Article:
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By Ashe Yee, Parent to Parent Researcher

The Pfizer COVID-19 vaccine was recently given formal approval for use in New Zealand for those aged 16 years and older, and the first shipment has arrived ahead of schedule. Plans are already underway to vaccinate high-priority citizens, which include airline workers, border workers and their family members, and the cleaners, nurses, security staff and hotel workers that work in managed isolation facilities. 70 border workers received the first course of the vaccine on Saturday the 20th of February, and a larger rollout began on Monday the 22nd of February. This initial wave of vaccinations is expected to take approximately one month as there are around 12,000 workers that need immunisation.

The Pfizer vaccine requires two doses given three weeks apart and is approximately 95% effective. Fever, muscle pain, and fatigue are among the common side effects experienced in the days after the vaccination (more likely after the second shot), and there will be a required 30-minute observation period after the vaccine is administered. The vaccine will be completely free for all New Zealand citizens, and vaccination, while recommended, is not mandatory. It has not been approved for people under 16 due to lack of clinical trial data on its effects on younger people. Pregnant women are advised to discuss the risks and benefits with their doctors, and those on certain cancer medications (Keytruda, Opdivo, Yervoy, and Tecentriq) are recommended to not get the vaccine.

The Ministry of Health considers disabled people, people with chronic illness, staff in residential care, and carers of disabled people to be a priority, however details for when people in this priority group can expect to receive the vaccine will not be released until the phased roll-out of the general population gets closer (currently estimated to be mid-year).

Some people are worried about the safety of the Covid-19 vaccine because of the quick development time. Traditionally, vaccines have contained a weakened virus or the signature proteins of the virus they are trying to protect against. This type of vaccine is effective, but very time consuming to develop because it involves identifying a strain, growing the virus to produce a less dangerous hybrid virus, and injecting the new virus into primary cells (e.g. a chicken egg in the case of the flu) to create more copies before then extracting the viral protein to be purified. This method the COVID-19 vaccines use however, eliminate a lot of the manufacturing process that is required for traditional vaccines.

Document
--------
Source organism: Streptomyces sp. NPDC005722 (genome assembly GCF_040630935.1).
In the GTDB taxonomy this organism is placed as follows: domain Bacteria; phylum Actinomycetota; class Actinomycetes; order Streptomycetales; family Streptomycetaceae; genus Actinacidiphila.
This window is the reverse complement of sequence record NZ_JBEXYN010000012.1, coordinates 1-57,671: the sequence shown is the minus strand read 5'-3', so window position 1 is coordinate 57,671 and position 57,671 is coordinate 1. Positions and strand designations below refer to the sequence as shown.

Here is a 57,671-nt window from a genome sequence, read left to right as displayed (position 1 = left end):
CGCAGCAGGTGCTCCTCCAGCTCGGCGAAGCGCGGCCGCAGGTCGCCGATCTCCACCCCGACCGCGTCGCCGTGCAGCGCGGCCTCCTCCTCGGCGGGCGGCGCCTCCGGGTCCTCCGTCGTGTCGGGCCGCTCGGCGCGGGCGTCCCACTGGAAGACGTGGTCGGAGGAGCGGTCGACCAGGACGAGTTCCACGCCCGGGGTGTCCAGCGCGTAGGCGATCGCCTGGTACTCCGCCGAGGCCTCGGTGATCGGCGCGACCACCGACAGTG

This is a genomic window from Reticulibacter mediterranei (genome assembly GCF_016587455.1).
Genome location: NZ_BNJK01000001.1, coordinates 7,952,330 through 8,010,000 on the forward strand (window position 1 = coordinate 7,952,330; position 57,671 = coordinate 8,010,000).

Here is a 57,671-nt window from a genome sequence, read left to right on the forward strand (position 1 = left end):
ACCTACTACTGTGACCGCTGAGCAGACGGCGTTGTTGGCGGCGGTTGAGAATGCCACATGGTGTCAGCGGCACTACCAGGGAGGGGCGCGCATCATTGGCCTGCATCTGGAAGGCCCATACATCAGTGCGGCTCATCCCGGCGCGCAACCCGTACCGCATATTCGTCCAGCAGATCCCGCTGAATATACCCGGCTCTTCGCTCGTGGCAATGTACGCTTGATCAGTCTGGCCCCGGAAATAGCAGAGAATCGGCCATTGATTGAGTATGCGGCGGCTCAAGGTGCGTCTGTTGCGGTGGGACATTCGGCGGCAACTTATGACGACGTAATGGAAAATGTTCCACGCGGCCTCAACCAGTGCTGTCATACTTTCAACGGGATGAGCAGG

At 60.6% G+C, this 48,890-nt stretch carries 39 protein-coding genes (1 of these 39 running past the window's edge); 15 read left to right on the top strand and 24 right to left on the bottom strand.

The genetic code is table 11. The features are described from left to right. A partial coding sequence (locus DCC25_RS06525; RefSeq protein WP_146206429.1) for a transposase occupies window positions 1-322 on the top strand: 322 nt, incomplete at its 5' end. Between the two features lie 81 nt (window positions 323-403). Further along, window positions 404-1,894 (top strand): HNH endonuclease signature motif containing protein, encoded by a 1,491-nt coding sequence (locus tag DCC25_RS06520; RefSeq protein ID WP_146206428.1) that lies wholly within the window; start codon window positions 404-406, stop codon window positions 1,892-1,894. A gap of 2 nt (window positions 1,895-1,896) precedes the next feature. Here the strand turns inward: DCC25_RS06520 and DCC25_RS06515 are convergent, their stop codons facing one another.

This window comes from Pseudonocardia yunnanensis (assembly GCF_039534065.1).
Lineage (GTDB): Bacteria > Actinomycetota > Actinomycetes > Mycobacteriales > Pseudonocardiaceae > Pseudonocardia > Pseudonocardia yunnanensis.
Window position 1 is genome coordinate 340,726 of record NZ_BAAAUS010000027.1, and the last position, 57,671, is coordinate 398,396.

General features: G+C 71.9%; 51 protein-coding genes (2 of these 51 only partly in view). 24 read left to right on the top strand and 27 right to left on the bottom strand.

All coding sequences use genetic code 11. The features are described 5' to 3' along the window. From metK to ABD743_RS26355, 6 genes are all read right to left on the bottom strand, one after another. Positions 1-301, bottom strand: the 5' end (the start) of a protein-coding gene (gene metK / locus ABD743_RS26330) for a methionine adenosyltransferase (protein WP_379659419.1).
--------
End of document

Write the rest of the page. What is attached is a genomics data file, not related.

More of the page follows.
The COVID-19 vaccines are different because rather than containing the viral protein itself, they instead contain genetic instructions called mRNA. The way our immune system works is that our immune cells attack foreign entrants to our body. This includes proteins, viruses, and bacteria. When we are first exposed to a virus, it takes our immune system a while to build up the resources to fight back against the virus during which time the virus will replicate, and we will get sick. Once we have fought it off once however, our immune system will ‘remember’ the virus, and the next time we are exposed our body will use our past experience with it to kill the virus before we get ill.

When it comes to the COVID-19 vaccine, scientists were able to isolate an infectious protein on the outside of the virus. They were able to take the ‘blueprint’ of the protein and make an mRNA version of it. In layman’s terms, they were able to create a set of genetic instructions to teach our body how to make the COVID-19 virus protein. We don’t actually get any of the virus in the vaccine, just these instructions on how to make the protein, so there is no chance we can become infected with COVID-19 FROM the vaccine. Our cells follow these instructions and make the protein, which our immune system then notices and attacks. We can sometimes feel this ‘attack’ in the form of vaccine side effects like fevers, aches etc. This is our body doing what it is supposed to by destroying the foreign protein.

Our cells now ‘remember’ this COVID-19 protein, and how to destroy it. The mRNA instructions we get from the vaccine also get broken down by the body too, so they aren’t hanging around in there forever. The vaccine also doesn’t alter our DNA in any way. So now, if we get exposed to the actual COVID-19 virus (which our body has never seen before), our ‘memory cells’ will recognise the protein on the outside of the virus (the protein from the vaccine) and immediately launch a ramped-up attack which destroys the virus before it has a chance to replicate or make us sick. This is how we become immune to the virus.

If you have any concerns about getting the vaccine when it becomes available, you are advised to discuss this with your doctor.

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